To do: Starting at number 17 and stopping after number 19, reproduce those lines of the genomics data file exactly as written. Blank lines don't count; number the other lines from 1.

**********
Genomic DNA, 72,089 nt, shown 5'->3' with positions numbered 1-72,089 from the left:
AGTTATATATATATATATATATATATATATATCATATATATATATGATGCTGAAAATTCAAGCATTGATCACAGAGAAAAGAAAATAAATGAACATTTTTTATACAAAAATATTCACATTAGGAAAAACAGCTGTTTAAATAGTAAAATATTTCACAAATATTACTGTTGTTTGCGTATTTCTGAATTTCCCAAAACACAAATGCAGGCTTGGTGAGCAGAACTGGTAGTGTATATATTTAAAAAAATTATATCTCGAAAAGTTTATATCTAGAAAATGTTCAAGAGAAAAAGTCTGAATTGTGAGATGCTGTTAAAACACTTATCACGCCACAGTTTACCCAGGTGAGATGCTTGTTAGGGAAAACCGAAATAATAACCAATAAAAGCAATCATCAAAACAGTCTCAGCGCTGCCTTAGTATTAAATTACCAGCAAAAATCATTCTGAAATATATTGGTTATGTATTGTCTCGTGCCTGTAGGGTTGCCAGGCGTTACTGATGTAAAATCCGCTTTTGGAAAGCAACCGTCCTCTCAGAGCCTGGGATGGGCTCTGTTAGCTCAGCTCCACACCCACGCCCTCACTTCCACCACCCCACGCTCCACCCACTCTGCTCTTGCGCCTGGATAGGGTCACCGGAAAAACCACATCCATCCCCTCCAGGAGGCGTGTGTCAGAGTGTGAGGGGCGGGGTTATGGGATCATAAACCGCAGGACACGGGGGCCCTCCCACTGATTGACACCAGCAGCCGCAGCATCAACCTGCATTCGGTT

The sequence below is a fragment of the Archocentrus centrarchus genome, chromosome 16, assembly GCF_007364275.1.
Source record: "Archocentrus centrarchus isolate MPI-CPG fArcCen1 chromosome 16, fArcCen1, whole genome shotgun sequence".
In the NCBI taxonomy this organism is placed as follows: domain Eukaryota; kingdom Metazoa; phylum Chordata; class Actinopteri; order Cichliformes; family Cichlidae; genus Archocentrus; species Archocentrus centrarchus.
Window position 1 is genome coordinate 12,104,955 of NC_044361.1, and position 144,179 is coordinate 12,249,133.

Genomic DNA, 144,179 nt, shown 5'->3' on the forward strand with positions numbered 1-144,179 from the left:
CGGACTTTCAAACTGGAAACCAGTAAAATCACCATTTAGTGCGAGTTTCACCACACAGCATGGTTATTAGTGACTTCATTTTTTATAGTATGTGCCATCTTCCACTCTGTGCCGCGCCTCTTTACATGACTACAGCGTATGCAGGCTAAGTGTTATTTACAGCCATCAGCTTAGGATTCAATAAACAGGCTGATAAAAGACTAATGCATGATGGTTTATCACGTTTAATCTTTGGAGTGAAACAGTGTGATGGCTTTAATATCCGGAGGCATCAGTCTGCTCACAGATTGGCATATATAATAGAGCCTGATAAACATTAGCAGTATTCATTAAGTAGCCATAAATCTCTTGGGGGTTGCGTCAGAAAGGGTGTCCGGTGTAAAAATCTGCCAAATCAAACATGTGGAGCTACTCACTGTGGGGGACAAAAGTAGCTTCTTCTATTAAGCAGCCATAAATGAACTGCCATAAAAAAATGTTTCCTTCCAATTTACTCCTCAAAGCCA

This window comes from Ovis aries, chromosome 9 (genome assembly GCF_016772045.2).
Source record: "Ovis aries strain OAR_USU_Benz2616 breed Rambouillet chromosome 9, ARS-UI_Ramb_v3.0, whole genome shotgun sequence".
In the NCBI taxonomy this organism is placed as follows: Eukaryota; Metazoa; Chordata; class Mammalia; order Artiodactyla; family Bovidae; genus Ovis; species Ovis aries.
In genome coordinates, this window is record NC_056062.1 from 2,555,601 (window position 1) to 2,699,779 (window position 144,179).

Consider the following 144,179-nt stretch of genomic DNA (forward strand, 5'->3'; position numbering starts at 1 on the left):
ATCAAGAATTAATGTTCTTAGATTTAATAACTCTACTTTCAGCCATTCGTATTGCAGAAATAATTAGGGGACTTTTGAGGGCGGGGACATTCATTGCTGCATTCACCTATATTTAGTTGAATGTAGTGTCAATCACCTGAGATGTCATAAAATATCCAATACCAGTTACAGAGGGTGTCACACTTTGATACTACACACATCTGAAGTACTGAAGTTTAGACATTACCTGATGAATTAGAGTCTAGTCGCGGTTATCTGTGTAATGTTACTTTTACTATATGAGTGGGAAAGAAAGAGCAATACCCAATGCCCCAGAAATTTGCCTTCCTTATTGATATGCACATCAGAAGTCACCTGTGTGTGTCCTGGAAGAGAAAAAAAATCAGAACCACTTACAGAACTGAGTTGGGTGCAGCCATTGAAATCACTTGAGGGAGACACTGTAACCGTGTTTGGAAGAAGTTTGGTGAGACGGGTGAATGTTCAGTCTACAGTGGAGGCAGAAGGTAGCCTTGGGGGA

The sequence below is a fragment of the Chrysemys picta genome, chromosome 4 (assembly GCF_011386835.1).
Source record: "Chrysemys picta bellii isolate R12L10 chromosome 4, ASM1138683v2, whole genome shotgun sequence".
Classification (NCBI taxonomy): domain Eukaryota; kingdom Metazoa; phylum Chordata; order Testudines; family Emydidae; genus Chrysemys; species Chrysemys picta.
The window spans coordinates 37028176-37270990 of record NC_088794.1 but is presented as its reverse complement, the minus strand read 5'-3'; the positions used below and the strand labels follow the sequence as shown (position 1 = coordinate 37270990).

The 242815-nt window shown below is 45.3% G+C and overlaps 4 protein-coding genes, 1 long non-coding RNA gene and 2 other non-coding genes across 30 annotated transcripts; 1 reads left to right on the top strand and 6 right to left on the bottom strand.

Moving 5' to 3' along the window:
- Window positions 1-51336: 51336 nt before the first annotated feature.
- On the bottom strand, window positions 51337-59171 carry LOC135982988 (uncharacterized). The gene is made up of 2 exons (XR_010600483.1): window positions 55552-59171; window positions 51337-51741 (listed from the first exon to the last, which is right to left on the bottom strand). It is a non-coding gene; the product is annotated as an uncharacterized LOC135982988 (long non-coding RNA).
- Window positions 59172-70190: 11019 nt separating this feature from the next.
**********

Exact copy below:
Classification (NCBI taxonomy): domain Eukaryota; kingdom Metazoa; phylum Chordata; order Testudines; family Emydidae; genus Chrysemys; species Chrysemys picta.
The window spans coordinates 37028176-37270990 of record NC_088794.1 but is presented as its reverse complement, the minus strand read 5'-3'; the positions used below and the strand labels follow the sequence as shown (position 1 = coordinate 37270990).

The 242815-nt window shown below is 45.3% G+C and overlaps 4 protein-coding genes, 1 long non-coding RNA gene and 2 other non-coding genes across 30 annotated transcripts; 1 reads left to right on the top strand and 6 right to left on the bottom strand.